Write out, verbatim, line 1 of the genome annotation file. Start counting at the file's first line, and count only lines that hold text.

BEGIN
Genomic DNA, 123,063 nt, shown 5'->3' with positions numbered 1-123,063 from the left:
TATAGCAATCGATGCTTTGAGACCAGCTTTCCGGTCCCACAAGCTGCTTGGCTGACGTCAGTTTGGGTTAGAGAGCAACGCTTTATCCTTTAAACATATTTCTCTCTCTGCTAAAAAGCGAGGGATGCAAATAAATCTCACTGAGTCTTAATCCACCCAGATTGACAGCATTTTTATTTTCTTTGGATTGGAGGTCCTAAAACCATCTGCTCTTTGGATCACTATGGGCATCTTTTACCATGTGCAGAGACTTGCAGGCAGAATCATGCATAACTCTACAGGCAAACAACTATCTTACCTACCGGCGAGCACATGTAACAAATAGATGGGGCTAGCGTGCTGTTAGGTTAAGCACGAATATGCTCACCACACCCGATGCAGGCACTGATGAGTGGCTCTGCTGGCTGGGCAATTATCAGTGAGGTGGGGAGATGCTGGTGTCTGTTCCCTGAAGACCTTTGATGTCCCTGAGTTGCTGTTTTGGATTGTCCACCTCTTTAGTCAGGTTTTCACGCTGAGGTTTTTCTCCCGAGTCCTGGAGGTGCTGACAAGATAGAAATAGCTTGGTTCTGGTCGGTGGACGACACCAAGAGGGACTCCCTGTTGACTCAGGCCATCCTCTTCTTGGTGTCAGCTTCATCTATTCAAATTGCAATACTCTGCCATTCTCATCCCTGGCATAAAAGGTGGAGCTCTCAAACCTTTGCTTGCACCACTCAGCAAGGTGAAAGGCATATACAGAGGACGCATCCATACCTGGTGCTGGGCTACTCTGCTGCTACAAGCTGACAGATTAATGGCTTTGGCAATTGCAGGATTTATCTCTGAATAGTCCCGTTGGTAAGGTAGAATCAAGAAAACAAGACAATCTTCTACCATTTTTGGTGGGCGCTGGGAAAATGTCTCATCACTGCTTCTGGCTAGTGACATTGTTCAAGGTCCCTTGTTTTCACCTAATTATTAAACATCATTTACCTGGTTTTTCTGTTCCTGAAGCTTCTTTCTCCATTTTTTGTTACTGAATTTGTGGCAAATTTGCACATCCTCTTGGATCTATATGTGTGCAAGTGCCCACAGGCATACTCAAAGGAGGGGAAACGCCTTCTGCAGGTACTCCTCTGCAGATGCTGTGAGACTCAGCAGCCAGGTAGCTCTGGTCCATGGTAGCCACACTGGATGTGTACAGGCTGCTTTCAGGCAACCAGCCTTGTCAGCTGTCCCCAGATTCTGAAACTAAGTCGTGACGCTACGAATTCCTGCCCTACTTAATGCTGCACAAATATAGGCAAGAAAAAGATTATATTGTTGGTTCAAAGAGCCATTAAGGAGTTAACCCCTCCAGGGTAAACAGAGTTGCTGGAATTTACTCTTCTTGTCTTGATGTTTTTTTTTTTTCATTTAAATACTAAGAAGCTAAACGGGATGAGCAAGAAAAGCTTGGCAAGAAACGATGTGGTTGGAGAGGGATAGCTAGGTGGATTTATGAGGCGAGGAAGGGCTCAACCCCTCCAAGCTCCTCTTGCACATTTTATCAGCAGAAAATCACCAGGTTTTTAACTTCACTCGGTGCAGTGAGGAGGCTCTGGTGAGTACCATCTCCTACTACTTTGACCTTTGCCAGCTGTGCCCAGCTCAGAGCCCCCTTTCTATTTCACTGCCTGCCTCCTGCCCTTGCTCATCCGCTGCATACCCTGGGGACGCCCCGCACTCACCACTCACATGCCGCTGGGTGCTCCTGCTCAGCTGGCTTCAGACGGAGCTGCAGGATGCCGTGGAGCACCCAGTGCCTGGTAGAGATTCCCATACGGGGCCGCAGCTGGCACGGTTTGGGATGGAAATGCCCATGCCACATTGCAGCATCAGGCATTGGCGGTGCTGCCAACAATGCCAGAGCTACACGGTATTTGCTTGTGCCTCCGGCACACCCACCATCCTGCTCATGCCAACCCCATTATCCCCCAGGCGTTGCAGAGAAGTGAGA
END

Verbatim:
Genomic DNA, 123,063 nt, shown 5'->3' with positions numbered 1-123,063 from the left: